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Publication numberUS4101180 A
Publication typeGrant
Application numberUS 05/806,028
Publication dateJul 18, 1978
Filing dateJun 13, 1977
Priority dateJun 13, 1977
Also published asDE2861305D1, EP0000105A1, EP0000105B1
Publication number05806028, 806028, US 4101180 A, US 4101180A, US-A-4101180, US4101180 A, US4101180A
InventorsWilliam B. Anderson, Julius J. Yulga
Original AssigneeRexnord Inc.
Export CitationBiBTeX, EndNote, RefMan
External Links: USPTO, USPTO Assignment, Espacenet
Roller assembly
US 4101180 A
Abstract
A roller assembly for use on a conveyor chain to provide rolling support for the working run thereof includes a roller journaled on a mounting bushing and held thereon from axial displacement by a double sealing ring arrangement at each roller end face. The double sealing rings are arranged to provide a labyrinth seal to aid in the retention of lubricant within and the exclusion of contaminants from the assembly, and the inner ring of each pair also provides an axial thrust bearing surface for the roller. The sealing rings are preferably of L-shaped cross section and are adaptable for use with rollers of either metal or platic construction.
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Claims(10)
We claim:
1. A roller assembly comprising:
(a) a roller member having an outer cylindrical rolling surface and substantially flat parallel end faces;
(b) a cylindrical bore extending through said roller member;
(c) a bushing journaled in said bore for relative rotational motion therein;
(d) a counterbore in each end face lying concentric with said bore and having an end wall parallel to the end face;
(e) a pair of inner sealing rings of L-shaped cross section, each having an axially extending leg and a radially extending leg and adapted to be pressed onto an end of said bushing and to be held thereon by an interference fit between the inside surface of said axially extending leg and the outer surface of said bushing;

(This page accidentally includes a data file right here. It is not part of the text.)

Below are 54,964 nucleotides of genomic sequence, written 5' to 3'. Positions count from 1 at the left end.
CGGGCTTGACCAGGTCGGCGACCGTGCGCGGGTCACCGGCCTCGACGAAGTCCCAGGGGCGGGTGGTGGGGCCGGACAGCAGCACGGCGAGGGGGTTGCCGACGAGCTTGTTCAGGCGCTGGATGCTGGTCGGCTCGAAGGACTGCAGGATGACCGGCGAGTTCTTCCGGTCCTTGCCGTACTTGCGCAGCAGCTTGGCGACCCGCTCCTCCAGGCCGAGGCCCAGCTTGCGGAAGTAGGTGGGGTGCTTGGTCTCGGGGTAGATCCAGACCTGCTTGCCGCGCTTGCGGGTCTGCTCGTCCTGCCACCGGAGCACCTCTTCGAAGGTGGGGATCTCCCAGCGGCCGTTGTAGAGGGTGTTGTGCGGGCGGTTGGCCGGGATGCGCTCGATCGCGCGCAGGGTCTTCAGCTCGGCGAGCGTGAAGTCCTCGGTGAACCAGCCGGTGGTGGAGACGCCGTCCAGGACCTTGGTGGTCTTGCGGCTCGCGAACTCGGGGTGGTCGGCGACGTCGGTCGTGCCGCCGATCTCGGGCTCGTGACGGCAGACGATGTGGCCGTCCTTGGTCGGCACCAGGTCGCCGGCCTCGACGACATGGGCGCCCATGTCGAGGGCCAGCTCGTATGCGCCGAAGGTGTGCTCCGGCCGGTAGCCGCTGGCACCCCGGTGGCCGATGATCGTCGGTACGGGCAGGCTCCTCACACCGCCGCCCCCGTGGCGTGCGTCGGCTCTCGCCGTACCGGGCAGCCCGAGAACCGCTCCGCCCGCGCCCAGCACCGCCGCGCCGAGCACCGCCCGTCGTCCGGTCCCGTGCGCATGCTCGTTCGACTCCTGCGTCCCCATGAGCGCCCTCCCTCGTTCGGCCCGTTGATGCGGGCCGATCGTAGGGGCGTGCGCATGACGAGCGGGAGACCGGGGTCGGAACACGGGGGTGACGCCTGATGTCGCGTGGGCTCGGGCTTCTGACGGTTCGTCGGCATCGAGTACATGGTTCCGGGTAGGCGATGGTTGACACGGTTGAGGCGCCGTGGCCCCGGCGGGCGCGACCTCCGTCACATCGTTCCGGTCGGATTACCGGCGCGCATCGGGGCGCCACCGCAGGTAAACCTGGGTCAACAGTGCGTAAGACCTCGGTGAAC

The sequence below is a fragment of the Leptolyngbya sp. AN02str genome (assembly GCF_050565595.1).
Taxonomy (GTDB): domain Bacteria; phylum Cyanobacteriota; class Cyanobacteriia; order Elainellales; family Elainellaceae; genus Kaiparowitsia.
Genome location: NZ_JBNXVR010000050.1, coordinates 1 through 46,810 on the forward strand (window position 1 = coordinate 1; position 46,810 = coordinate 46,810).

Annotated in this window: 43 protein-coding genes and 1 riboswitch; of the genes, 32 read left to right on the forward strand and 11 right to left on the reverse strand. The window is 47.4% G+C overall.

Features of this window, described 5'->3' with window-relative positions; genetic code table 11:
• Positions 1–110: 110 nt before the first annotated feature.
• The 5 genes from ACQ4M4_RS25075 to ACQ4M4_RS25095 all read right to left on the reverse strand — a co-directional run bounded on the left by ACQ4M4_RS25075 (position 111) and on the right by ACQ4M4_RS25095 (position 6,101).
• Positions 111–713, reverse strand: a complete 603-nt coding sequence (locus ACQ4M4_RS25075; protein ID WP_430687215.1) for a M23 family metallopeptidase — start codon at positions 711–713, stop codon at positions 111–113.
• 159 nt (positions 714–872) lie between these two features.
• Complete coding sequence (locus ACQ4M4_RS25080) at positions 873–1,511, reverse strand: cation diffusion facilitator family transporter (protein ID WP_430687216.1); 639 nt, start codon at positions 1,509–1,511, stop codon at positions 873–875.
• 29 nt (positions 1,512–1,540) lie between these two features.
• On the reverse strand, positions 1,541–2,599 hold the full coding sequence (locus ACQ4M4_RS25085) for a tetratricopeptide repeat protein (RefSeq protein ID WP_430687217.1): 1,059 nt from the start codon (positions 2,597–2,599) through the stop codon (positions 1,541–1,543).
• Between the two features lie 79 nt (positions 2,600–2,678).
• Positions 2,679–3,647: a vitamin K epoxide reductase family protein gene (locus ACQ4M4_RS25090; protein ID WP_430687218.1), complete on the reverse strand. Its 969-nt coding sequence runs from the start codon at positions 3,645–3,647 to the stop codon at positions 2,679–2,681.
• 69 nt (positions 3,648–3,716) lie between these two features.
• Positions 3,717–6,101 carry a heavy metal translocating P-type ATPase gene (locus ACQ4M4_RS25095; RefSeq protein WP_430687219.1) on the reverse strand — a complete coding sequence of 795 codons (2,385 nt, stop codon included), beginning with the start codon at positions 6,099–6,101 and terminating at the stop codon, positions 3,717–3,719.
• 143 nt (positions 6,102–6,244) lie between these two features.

(f) said inner sealing rings each being disposed within one of said counterbores with the radially extending leg thereof parallel to and closely spaced from the end wall of said counterbore to limit axial movement of the roller member on the bushing and to provide therebetween an axial thrust bearing surface;
(g) the outer edge of the radially extending leg of each inner sealing ring lying spaced from the surface of the counterbore;
(h) outer sealing ring mounted within each counterbore and having a radially extending leg lying axially spaced from the radially extending leg of said inner sealing ring and radially spaced from the axially extending leg of said inner sealing ring; and,
(i) the distance by which the radially extending legs of said inner sealing rings are spaced from the respective end walls of said counterbores is less than the distance by which the radially extending legs of said outer sealing rings are spaced from the respective radially extending legs of said inner sealing rings.
2. A roller assembly as defined in claim 1 wherein each of said outer sealing rings is of L-shaped cross section and includes an axially extending leg adapted to be pressed into said counterbore and to be held therein by an interference fit.
3. A roller assembly as defined in claim 2 wherein the axially extending leg of each outer sealing ring is disposed to extend inwardly into the space between the radially extending leg of the inner sealing ring and the surface of the counterbore.
4. A roller assembly as defined in claim 3 wherein the axially extending leg of each outer sealing ring abuts the end wall of the counterbore.
5. A roller assembly as defined in claim 1 wherein the outer cylindrical surface of said roller member is provided with an integral annular radial flange adjacent one end face thereof.
6. A roller assembly as defined in claim 1 including:
(a) stop means on the outer surface of said bushing for each inner sealing ring;
(b) said stop means being located axially outward of the end walls of said counterbores and engaged by each said ring when the same is pressed onto said bushing; and,
(c) said stop means being axially spaced a distance sufficient to establish the desired spacing between the radially extending legs of said inner sealing rings and the respective end walls of said counterbores.